5 Steps To A Progressive Organizational Structure
“The bottom of the pyramid is...the biggest opportunity for innovation in business models.” When C.K. Prahalad wrote ‘Fortune at the Bottom of the Pyramid’ in 2004, his focus was on commercial opportunities serving large populations in emerging countries.
After visiting 100+ progressive companies around the world, we argue this concept is also valid in most organizations. Frontline employees at the ‘bottom of the pyramid’ have been neglected, leaving enormous untapped potential in traditional organizations.
The familiar hierarchical pyramid
The pyramid is a familiar structure, with senior leaders at the top, a thick layer of middle managers, and front-line employees at the bottom. It reflects the command-and-control mentality that defined armies, monarchies and organizations for centuries.
And it has worked. Command-and-control structures dominated their competitors via a rigid hierarchy. For decades there did not appear to be a viable alternative.
The rebel idea
But progressive firms (like W.L. Gore and Handelsbanken) have known for decades the pyramid is out-dated. It doesn’t suit today’s fast-moving environment, nor does it suit today’s employees. Its rigidity cannot support agility, speed or engagement.
Which is why progressive organizations are adopting alternatives. Rigid pyramids are turning into agile structures – often based on autonomous teams.
These flexible approaches can lift adaptability of the organization, and stimulate entrepreneurship and responsibility amongst employees. The rigid organization belongs in the graveyard!
5 Steps To A Progressive Organizational Structure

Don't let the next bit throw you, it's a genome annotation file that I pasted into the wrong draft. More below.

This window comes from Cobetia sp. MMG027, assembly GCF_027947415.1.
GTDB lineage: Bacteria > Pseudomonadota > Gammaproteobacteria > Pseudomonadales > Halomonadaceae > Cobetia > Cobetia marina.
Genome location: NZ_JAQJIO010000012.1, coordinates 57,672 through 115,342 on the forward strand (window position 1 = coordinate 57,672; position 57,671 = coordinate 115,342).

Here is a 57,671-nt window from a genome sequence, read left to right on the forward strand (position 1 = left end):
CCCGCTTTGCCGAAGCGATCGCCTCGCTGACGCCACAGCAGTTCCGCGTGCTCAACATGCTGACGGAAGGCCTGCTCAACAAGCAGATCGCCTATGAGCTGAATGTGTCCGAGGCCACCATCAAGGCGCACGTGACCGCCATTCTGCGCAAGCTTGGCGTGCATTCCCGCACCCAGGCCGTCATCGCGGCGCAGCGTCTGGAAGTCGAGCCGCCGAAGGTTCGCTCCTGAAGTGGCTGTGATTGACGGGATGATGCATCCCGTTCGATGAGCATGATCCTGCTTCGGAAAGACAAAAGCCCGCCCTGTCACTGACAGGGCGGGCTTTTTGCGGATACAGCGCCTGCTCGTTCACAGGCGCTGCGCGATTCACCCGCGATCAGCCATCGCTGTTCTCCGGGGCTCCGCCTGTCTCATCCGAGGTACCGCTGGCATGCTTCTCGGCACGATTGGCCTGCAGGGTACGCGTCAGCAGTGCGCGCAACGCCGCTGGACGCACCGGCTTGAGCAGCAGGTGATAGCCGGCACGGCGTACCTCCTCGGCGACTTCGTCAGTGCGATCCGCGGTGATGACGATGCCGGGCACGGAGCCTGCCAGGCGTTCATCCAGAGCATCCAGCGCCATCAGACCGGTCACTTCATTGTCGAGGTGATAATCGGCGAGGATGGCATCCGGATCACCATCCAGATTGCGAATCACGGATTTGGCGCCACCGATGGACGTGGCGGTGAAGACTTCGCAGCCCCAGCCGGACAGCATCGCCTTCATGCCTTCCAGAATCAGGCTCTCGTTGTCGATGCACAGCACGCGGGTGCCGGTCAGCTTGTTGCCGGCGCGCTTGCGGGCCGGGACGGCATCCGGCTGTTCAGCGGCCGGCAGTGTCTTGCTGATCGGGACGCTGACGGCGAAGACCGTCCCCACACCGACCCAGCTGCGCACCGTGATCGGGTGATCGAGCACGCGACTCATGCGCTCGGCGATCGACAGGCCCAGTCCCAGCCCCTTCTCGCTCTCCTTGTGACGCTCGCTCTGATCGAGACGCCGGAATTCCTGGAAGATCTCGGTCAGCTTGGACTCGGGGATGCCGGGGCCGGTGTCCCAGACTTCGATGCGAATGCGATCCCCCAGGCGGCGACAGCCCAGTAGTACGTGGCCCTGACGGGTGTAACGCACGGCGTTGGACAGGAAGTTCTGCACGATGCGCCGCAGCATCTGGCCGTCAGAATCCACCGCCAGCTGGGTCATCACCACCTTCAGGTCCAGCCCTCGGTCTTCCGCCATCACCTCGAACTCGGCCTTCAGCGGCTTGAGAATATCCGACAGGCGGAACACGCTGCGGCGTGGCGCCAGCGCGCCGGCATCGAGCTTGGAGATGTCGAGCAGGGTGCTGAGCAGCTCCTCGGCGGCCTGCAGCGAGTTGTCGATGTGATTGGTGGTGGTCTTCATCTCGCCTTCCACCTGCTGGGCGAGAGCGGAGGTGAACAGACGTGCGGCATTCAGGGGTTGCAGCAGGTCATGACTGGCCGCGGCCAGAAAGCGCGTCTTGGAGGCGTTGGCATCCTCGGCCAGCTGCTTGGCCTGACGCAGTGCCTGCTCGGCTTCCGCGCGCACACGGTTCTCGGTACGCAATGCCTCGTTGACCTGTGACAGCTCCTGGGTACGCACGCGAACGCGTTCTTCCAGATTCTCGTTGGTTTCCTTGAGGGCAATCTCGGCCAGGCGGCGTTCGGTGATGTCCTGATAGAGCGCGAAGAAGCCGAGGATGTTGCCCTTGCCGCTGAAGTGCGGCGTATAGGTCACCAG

Rebel idea in practice
But how do you create such progressive structures? What do you need to think about? How do you change the way you organize?
Fortunately, pioneers have illuminated the path for us. This is our starting point. In this review, we shall start simply and work up to the more radical options.
1. Inverted pyramid
The first step towards a more progressive structure is to simply invert the pyramid, because it is front-line employees who add the most value.
In this inverted structure, front-line employees perform the same tasks, but they sense that the rest of the organization is focused on supporting them.
Managers still make most decisions, but they do so out of the need to serve and support the front-line—not the other way around.
2. Autonomous teams in the pyramid
The next step is to introduce autonomous teams in some parts of the organization. This often starts in IT, because of the current spread of ‘Agile’ approaches.
The most famous example might be the ‘Spotify model’. There, developers work in autonomous teams, giving them more flexibility and agility. These employees account for about a third of the organization. They have far-reaching responsibilities, and determine their own way of working. The other two-thirds largely work in support functions based on a traditional hierarchy.
3. Flat organization with autonomous teams
But it is not only developers that function better in autonomous teams. The next logical step is to smash the whole pyramid, and split into many autonomous teams.
For some, this is a bridge too far. So they start with an interim solution – an extremely flat organization with as few management layers as possible.